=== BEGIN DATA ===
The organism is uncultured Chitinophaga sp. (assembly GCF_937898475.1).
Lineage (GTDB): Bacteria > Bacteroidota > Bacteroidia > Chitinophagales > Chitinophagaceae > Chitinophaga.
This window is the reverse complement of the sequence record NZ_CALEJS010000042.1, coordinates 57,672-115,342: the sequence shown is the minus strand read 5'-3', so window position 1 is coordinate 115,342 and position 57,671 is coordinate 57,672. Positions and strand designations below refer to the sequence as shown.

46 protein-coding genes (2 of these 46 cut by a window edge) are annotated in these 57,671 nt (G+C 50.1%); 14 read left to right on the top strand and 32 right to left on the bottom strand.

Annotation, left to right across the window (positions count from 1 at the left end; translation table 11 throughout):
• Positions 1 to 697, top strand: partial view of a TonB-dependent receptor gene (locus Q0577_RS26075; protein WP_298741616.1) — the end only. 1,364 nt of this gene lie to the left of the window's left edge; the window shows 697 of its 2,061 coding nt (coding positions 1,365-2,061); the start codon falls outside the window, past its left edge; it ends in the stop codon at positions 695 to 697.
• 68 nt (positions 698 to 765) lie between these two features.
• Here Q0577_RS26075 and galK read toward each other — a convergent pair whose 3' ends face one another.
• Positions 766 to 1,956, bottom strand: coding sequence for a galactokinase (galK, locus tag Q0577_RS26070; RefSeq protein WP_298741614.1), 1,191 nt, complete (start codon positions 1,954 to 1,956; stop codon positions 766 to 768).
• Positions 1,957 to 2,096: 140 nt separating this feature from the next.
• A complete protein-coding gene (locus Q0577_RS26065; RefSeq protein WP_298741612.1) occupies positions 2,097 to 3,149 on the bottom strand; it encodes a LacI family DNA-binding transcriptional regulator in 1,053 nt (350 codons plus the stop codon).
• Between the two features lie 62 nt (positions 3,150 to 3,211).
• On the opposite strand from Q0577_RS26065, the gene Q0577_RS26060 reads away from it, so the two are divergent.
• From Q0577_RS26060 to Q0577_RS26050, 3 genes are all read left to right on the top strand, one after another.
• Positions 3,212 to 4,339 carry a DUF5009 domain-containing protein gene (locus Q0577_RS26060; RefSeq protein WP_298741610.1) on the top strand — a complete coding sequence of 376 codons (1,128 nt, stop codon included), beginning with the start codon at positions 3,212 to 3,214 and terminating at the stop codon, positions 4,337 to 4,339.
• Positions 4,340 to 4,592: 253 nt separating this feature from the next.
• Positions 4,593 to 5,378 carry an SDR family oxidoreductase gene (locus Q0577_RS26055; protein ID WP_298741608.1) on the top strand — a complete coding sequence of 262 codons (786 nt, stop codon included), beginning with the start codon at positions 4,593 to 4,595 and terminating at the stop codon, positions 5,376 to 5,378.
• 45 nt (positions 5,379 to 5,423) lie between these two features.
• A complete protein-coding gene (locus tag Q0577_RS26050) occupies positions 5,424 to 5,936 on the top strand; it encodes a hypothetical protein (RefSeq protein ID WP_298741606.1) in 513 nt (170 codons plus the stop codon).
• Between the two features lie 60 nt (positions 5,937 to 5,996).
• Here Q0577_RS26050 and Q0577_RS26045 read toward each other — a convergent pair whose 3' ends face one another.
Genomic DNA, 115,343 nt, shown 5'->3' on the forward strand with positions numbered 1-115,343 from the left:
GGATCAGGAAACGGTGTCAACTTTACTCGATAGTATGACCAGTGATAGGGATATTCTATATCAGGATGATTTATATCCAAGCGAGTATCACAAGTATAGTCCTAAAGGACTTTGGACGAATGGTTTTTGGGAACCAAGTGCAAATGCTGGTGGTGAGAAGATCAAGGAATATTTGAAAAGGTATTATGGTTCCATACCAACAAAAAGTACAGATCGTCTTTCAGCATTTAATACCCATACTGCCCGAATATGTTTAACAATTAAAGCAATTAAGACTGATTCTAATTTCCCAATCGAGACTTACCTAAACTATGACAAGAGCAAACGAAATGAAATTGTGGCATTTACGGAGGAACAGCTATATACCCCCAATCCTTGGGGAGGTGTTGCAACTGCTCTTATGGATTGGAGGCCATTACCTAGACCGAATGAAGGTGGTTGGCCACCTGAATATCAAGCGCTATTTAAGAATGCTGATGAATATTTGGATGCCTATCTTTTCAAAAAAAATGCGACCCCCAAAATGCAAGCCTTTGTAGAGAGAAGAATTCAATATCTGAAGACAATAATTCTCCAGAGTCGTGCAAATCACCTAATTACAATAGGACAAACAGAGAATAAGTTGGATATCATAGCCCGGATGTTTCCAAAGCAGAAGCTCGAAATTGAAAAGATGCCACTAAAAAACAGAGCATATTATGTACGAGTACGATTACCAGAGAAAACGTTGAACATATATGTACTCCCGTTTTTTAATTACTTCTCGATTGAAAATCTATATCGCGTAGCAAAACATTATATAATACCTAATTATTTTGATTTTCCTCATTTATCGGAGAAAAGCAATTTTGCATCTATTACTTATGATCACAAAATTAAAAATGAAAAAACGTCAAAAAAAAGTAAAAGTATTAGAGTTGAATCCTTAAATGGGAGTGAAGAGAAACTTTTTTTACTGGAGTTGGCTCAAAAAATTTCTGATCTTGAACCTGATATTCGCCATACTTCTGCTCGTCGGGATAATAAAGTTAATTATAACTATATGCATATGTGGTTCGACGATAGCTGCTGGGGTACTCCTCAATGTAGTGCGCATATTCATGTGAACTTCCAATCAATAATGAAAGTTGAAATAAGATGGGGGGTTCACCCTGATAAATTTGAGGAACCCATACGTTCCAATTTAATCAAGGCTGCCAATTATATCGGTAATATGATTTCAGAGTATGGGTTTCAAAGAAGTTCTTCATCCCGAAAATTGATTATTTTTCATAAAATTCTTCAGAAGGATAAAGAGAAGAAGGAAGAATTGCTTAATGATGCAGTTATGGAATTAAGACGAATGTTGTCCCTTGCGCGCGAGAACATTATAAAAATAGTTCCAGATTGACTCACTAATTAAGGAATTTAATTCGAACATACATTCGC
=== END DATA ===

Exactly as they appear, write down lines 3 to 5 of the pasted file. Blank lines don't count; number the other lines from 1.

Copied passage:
This window is the reverse complement of the sequence record NZ_CALEJS010000042.1, coordinates 57,672-115,342: the sequence shown is the minus strand read 5'-3', so window position 1 is coordinate 115,342 and position 57,671 is coordinate 57,672. Positions and strand designations below refer to the sequence as shown.

46 protein-coding genes (2 of these 46 cut by a window edge) are annotated in these 57,671 nt (G+C 50.1%); 14 read left to right on the top strand and 32 right to left on the bottom strand.

Annotation, left to right across the window (positions count from 1 at the left end; translation table 11 throughout):